Alcohol affects every aspect of our physical make-up. Yet more specifically and dangerously, whether male or female, our very brains and their most basic functions are inhibited greatly. Fromme and D’Amico, thoroughly and accurately describe the general effects of alcohol on the brain’s most simple functions as “inhibitory” (Psychological 440). Some of the possible resulting effects are “mild euphoria, anxiety reduction, sedation, and impaired coordination and cognitive abilities” (Psychological 440). To most psychologists, there is no difference in the effects of alcohol on the human brain in regards to sex. However, the overall effect is on the psychological side of every human. Some physical parts of the brain that are affected by the drinking of alcohol directly affect the psyche, which in a perpetual cycle, will drive the individual to drink again.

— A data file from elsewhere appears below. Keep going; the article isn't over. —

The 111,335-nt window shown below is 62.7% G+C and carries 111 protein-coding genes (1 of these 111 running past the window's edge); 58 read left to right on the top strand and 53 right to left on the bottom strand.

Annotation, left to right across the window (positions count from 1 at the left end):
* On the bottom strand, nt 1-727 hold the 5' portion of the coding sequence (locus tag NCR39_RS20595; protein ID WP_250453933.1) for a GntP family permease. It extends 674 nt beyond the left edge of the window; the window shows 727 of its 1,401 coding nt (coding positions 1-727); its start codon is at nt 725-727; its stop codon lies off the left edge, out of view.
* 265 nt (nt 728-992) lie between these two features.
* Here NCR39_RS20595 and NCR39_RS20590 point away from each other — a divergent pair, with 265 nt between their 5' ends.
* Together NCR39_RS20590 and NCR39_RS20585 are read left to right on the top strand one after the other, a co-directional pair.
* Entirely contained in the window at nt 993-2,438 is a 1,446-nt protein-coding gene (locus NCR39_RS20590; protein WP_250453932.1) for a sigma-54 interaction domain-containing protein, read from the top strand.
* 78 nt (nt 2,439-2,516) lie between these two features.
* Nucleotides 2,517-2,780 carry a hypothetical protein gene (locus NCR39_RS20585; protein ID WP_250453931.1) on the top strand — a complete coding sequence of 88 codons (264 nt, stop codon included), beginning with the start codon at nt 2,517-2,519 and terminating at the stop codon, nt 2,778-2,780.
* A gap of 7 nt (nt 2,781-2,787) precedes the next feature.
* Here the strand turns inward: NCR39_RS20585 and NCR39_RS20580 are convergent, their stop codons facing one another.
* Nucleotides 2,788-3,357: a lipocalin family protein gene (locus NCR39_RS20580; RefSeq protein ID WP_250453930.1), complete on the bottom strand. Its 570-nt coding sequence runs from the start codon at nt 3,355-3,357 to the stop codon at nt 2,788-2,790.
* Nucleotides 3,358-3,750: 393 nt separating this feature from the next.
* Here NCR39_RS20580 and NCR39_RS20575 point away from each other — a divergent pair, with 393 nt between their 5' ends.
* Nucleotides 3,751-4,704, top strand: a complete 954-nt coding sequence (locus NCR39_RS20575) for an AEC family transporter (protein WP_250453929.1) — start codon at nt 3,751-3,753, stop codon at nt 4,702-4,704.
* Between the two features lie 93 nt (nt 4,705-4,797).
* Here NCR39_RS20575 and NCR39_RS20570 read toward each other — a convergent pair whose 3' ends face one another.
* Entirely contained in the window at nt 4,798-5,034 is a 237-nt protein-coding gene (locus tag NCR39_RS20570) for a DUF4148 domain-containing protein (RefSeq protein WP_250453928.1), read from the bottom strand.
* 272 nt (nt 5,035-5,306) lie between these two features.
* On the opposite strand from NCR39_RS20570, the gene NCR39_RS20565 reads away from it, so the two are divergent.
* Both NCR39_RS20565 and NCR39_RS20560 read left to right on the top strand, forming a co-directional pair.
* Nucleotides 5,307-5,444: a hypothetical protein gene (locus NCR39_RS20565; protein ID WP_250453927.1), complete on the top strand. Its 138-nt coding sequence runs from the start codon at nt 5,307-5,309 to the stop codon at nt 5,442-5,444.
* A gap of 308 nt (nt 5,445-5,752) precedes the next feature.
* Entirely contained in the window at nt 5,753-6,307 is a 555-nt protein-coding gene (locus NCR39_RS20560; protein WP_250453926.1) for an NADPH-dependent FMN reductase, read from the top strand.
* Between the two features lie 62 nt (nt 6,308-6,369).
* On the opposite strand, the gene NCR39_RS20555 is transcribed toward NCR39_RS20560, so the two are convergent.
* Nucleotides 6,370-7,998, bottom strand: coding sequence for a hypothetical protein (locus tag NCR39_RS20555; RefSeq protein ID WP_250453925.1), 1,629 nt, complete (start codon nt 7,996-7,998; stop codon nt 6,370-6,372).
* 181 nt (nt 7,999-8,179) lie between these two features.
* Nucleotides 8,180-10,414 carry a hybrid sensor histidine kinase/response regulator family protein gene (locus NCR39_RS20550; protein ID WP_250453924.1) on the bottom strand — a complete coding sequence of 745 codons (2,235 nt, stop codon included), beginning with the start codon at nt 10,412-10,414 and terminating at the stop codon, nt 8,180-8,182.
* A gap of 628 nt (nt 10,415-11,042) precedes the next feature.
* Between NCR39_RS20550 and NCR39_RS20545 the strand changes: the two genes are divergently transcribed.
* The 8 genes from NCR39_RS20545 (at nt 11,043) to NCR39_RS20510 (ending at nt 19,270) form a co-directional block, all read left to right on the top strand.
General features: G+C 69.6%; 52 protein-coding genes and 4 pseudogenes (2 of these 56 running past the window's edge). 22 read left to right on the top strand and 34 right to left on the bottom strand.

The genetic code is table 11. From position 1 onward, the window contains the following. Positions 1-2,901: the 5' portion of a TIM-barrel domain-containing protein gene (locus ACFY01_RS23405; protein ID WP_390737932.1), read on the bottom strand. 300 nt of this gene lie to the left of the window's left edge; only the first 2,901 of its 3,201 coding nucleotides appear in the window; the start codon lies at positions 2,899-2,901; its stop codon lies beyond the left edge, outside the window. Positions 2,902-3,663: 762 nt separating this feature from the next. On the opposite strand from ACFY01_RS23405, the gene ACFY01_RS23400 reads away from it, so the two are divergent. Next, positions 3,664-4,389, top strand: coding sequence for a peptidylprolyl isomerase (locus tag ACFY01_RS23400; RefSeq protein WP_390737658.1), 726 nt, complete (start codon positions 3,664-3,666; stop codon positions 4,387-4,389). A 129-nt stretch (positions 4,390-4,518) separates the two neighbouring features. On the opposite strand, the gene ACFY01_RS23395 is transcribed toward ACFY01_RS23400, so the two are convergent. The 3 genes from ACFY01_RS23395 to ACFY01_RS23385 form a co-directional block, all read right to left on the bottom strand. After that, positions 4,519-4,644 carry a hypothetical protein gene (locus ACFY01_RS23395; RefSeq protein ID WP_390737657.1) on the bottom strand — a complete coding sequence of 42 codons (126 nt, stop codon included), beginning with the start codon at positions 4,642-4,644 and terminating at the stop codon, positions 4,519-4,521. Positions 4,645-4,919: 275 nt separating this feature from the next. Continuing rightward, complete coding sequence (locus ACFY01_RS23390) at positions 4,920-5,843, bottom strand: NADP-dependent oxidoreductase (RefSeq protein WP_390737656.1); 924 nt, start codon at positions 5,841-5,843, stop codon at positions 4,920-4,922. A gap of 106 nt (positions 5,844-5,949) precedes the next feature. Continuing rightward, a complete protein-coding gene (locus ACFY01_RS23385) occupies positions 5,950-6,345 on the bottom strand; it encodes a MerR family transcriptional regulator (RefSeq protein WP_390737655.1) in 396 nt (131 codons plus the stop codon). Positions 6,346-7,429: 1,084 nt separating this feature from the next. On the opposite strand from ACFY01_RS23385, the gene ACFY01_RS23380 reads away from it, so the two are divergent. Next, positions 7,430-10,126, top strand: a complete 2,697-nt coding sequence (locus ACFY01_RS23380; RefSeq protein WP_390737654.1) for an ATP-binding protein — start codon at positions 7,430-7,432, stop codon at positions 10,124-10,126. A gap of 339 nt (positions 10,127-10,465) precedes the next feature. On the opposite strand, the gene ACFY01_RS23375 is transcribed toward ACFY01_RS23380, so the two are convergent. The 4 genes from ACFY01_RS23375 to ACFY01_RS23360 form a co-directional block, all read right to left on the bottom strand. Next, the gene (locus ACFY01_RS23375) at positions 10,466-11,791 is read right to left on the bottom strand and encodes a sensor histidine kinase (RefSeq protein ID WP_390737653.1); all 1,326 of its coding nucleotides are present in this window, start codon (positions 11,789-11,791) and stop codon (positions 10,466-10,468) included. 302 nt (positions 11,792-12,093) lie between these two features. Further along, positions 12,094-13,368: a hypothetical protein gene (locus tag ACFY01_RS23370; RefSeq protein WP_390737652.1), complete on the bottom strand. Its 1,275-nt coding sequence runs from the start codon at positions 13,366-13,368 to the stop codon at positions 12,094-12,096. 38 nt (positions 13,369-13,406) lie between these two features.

W. Miles Cox explains this cycle in his book Why People Drink  when he discusses a particular idea that the drinking of alcohol, in its supposed reduction of anxiety when it is consumed, will in turn, become the essential means of alleviating tension. Cox examined an experiment by Wilson and Abrams (1977) in which the “interaction between alcohol and social anxiety” was measured by “heart rate and self measures of anxiety” (183).  It was concluded that if an individual had previous “relaxing” experience with alcohol, the individual came to psychologically believe that alcohol was a reducer of tension. Cox believes that “the question remains as to whether or not tension reduction plays a significant role in continued alcohol consumption” (183). The psychological approach boils down to alcohol’s chronic mental and physiological effects on the brain and its influences in the repeated use regardless of gender. Although, some researchers believe that women are in fact more susceptible to and prone to the negative effects of binge drinking in both their bodies and their minds as we will next see in the susceptibility approach.